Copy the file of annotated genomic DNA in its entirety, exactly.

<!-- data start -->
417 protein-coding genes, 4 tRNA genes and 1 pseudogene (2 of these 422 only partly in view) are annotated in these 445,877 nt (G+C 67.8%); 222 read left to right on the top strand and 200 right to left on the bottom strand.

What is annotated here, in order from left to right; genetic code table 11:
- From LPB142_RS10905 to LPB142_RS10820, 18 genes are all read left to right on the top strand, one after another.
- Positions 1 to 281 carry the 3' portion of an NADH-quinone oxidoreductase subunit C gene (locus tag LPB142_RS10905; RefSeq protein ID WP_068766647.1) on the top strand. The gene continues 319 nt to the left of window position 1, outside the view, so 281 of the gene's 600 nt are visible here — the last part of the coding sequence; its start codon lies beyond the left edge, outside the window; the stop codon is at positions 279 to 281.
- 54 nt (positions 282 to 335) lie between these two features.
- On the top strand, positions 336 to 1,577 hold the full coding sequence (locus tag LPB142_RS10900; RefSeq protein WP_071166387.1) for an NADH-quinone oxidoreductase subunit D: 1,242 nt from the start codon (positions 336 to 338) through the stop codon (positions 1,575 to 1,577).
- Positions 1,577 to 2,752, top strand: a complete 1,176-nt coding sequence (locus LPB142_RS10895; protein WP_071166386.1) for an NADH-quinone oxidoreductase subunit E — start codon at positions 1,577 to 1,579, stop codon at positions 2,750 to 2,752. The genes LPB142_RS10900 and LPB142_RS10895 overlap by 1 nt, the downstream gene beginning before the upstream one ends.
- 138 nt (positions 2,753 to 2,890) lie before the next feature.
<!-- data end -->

417 protein-coding genes, 4 tRNA genes and 1 pseudogene (2 of these 422 only partly in view) are annotated in these 445,877 nt (G+C 67.8%); 222 read left to right on the top strand and 200 right to left on the bottom strand.

What is annotated here, in order from left to right; genetic code table 11:
- From LPB142_RS10905 to LPB142_RS10820, 18 genes are all read left to right on the top strand, one after another.
- Positions 1 to 281 carry the 3' portion of an NADH-quinone oxidoreductase subunit C gene (locus tag LPB142_RS10905; RefSeq protein ID WP_068766647.1) on the top strand. The gene continues 319 nt to the left of window position 1, outside the view, so 281 of the gene's 600 nt are visible here — the last part of the coding sequence; its start codon lies beyond the left edge, outside the window; the stop codon is at positions 279 to 281.
- 54 nt (positions 282 to 335) lie between these two features.
- On the top strand, positions 336 to 1,577 hold the full coding sequence (locus tag LPB142_RS10900; RefSeq protein WP_071166387.1) for an NADH-quinone oxidoreductase subunit D: 1,242 nt from the start codon (positions 336 to 338) through the stop codon (positions 1,575 to 1,577).
- Positions 1,577 to 2,752, top strand: a complete 1,176-nt coding sequence (locus LPB142_RS10895; protein WP_071166386.1) for an NADH-quinone oxidoreductase subunit E — start codon at positions 1,577 to 1,579, stop codon at positions 2,750 to 2,752. The genes LPB142_RS10900 and LPB142_RS10895 overlap by 1 nt, the downstream gene beginning before the upstream one ends.
- 138 nt (positions 2,753 to 2,890) lie before the next feature.